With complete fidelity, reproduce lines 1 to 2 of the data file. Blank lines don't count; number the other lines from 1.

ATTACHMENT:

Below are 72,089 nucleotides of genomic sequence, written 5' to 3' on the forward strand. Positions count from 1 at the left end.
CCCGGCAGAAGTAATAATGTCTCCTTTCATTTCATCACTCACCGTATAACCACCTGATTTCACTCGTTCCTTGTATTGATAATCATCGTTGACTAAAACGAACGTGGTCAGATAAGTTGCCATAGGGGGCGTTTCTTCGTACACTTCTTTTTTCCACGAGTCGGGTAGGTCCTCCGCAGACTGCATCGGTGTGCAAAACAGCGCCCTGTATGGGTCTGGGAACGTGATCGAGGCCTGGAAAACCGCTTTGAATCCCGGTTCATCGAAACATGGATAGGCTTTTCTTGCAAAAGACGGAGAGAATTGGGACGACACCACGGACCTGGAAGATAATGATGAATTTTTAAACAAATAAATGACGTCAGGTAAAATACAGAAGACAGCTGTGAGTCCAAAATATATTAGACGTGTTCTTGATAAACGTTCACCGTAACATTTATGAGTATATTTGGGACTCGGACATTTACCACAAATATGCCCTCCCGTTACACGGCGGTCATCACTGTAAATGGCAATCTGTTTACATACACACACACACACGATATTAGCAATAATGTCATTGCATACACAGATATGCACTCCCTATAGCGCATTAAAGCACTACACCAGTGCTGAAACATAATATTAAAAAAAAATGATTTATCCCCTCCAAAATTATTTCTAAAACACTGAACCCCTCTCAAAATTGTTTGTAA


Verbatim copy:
Below are 72,089 nucleotides of genomic sequence, written 5' to 3' on the forward strand. Positions count from 1 at the left end.
CCCGGCAGAAGTAATAATGTCTCCTTTCATTTCATCACTCACCGTATAACCACCTGATTTCACTCGTTCCTTGTATTGATAATCATCGTTGACTAAAACGAACGTGGTCAGATAAGTTGCCATAGGGGGCGTTTCTTCGTACACTTCTTTTTTCCACGAGTCGGGTAGGTCCTCCGCAGACTGCATCGGTGTGCAAAACAGCGCCCTGTATGGGTCTGGGAACGTGATCGAGGCCTGGAAAACCGCTTTGAATCCCGGTTCATCGAAACATGGATAGGCTTTTCTTGCAAAAGACGGAGAGAATTGGGACGACACCACGGACCTGGAAGATAATGATGAATTTTTAAACAAATAAATGACGTCAGGTAAAATACAGAAGACAGCTGTGAGTCCAAAATATATTAGACGTGTTCTTGATAAACGTTCACCGTAACATTTATGAGTATATTTGGGACTCGGACATTTACCACAAATATGCCCTCCCGTTACACGGCGGTCATCACTGTAAATGGCAATCTGTTTACATACACACACACACACGATATTAGCAATAATGTCATTGCATACACAGATATGCACTCCCTATAGCGCATTAAAGCACTACACCAGTGCTGAAACATAATATTAAAAAAAAATGATTTATCCCCTCCAAAATTATTTCTAAAACACTGAACCCCTCTCAAAATTGTTTGTAA